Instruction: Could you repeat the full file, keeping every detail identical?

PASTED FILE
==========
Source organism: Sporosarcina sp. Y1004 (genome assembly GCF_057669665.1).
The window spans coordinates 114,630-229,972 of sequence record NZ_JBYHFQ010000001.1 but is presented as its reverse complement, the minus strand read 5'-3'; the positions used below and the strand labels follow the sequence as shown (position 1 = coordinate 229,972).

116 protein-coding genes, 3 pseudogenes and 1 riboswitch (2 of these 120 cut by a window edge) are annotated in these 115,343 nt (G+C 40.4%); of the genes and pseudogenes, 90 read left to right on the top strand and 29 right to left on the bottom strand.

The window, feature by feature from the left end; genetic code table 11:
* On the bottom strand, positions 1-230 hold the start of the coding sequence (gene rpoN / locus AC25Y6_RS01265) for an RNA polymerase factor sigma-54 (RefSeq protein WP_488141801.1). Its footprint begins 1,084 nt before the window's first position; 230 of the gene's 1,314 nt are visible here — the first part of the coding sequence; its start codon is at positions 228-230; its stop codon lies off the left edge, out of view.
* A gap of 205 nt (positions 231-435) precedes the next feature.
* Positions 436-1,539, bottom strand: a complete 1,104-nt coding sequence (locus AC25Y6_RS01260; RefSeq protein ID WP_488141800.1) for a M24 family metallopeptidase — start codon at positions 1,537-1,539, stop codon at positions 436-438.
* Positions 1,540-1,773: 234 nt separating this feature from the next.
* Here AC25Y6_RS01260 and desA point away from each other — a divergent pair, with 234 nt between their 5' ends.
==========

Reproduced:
Source organism: Sporosarcina sp. Y1004 (genome assembly GCF_057669665.1).
The window spans coordinates 114,630-229,972 of sequence record NZ_JBYHFQ010000001.1 but is presented as its reverse complement, the minus strand read 5'-3'; the positions used below and the strand labels follow the sequence as shown (position 1 = coordinate 229,972).

116 protein-coding genes, 3 pseudogenes and 1 riboswitch (2 of these 120 cut by a window edge) are annotated in these 115,343 nt (G+C 40.4%); of the genes and pseudogenes, 90 read left to right on the top strand and 29 right to left on the bottom strand.

The window, feature by feature from the left end; genetic code table 11:
* On the bottom strand, positions 1-230 hold the start of the coding sequence (gene rpoN / locus AC25Y6_RS01265) for an RNA polymerase factor sigma-54 (RefSeq protein WP_488141801.1). Its footprint begins 1,084 nt before the window's first position; 230 of the gene's 1,314 nt are visible here — the first part of the coding sequence; its start codon is at positions 228-230; its stop codon lies off the left edge, out of view.
* A gap of 205 nt (positions 231-435) precedes the next feature.
* Positions 436-1,539, bottom strand: a complete 1,104-nt coding sequence (locus AC25Y6_RS01260; RefSeq protein ID WP_488141800.1) for a M24 family metallopeptidase — start codon at positions 1,537-1,539, stop codon at positions 436-438.
* Positions 1,540-1,773: 234 nt separating this feature from the next.
* Here AC25Y6_RS01260 and desA point away from each other — a divergent pair, with 234 nt between their 5' ends.